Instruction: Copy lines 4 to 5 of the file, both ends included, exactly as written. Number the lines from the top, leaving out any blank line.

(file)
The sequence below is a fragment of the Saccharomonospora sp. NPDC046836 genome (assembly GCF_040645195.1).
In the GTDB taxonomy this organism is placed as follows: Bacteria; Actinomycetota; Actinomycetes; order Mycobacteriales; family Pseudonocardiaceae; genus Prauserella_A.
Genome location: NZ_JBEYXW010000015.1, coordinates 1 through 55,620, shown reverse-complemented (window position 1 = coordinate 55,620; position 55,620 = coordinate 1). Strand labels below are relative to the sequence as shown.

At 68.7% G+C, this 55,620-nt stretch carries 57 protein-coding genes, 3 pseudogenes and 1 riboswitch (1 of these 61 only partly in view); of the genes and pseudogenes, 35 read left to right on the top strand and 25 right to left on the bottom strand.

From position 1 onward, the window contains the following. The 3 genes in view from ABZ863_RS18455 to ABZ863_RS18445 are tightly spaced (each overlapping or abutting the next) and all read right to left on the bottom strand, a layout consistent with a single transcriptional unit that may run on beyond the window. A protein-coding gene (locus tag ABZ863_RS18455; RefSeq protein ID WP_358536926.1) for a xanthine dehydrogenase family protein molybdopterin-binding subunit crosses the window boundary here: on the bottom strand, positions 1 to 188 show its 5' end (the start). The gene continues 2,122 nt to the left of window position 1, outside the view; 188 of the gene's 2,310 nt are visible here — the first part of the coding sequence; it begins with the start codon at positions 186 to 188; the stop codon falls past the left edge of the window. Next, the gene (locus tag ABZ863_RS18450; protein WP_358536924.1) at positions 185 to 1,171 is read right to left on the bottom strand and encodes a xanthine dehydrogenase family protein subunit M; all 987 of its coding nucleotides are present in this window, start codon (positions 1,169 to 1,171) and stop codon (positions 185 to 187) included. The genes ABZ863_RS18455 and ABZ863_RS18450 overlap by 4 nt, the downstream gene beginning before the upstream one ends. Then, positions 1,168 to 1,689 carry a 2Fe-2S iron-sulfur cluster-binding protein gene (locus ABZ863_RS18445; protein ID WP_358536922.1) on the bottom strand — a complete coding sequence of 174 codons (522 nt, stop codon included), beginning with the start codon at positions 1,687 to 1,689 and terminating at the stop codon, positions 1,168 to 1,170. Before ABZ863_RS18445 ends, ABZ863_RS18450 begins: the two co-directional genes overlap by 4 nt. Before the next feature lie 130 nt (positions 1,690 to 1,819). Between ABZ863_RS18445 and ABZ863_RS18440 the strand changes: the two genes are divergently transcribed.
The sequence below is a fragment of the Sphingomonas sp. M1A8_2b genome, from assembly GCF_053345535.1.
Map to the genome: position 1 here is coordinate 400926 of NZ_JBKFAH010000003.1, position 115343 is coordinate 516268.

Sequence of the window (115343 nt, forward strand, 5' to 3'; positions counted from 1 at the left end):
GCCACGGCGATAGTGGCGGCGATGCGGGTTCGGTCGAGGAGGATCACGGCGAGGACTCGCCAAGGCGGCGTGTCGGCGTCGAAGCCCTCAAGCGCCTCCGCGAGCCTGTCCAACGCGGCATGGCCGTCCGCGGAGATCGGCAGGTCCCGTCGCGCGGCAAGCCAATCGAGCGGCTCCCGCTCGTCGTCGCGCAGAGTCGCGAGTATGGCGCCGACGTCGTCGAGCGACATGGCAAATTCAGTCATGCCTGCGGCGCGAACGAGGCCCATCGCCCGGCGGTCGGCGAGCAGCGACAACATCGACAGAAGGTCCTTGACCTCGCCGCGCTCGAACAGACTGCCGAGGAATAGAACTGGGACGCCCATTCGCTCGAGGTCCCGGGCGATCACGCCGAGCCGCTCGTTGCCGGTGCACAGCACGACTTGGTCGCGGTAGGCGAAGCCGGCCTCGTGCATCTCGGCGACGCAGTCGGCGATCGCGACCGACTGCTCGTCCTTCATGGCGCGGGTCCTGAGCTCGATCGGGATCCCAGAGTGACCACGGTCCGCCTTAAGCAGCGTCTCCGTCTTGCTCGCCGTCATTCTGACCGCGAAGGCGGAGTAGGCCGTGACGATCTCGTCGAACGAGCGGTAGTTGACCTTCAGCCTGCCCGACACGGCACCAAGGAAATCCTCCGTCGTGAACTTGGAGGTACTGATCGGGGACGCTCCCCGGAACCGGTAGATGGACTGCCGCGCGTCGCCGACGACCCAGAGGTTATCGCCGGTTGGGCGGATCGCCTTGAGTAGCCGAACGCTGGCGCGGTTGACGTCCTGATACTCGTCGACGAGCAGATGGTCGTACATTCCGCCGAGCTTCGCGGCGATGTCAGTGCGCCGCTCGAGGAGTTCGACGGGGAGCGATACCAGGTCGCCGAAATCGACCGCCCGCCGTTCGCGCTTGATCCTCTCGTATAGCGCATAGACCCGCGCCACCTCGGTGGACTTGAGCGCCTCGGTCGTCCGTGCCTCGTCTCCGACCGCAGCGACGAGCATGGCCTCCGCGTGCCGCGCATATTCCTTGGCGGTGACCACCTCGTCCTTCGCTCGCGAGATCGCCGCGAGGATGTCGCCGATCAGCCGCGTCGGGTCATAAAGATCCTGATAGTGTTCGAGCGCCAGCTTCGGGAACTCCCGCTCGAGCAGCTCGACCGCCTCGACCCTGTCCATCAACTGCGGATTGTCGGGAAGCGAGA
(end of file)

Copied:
At 68.7% G+C, this 55,620-nt stretch carries 57 protein-coding genes, 3 pseudogenes and 1 riboswitch (1 of these 61 only partly in view); of the genes and pseudogenes, 35 read left to right on the top strand and 25 right to left on the bottom strand.

From position 1 onward, the window contains the following. The 3 genes in view from ABZ863_RS18455 to ABZ863_RS18445 are tightly spaced (each overlapping or abutting the next) and all read right to left on the bottom strand, a layout consistent with a single transcriptional unit that may run on beyond the window. A protein-coding gene (locus tag ABZ863_RS18455; RefSeq protein ID WP_358536926.1) for a xanthine dehydrogenase family protein molybdopterin-binding subunit crosses the window boundary here: on the bottom strand, positions 1 to 188 show its 5' end (the start). The gene continues 2,122 nt to the left of window position 1, outside the view; 188 of the gene's 2,310 nt are visible here — the first part of the coding sequence; it begins with the start codon at positions 186 to 188; the stop codon falls past the left edge of the window. Next, the gene (locus tag ABZ863_RS18450; protein WP_358536924.1) at positions 185 to 1,171 is read right to left on the bottom strand and encodes a xanthine dehydrogenase family protein subunit M; all 987 of its coding nucleotides are present in this window, start codon (positions 1,169 to 1,171) and stop codon (positions 185 to 187) included. The genes ABZ863_RS18455 and ABZ863_RS18450 overlap by 4 nt, the downstream gene beginning before the upstream one ends. Then, positions 1,168 to 1,689 carry a 2Fe-2S iron-sulfur cluster-binding protein gene (locus ABZ863_RS18445; protein ID WP_358536922.1) on the bottom strand — a complete coding sequence of 174 codons (522 nt, stop codon included), beginning with the start codon at positions 1,687 to 1,689 and terminating at the stop codon, positions 1,168 to 1,170. Before ABZ863_RS18445 ends, ABZ863_RS18450 begins: the two co-directional genes overlap by 4 nt. Before the next feature lie 130 nt (positions 1,690 to 1,819). Between ABZ863_RS18445 and ABZ863_RS18440 the strand changes: the two genes are divergently transcribed.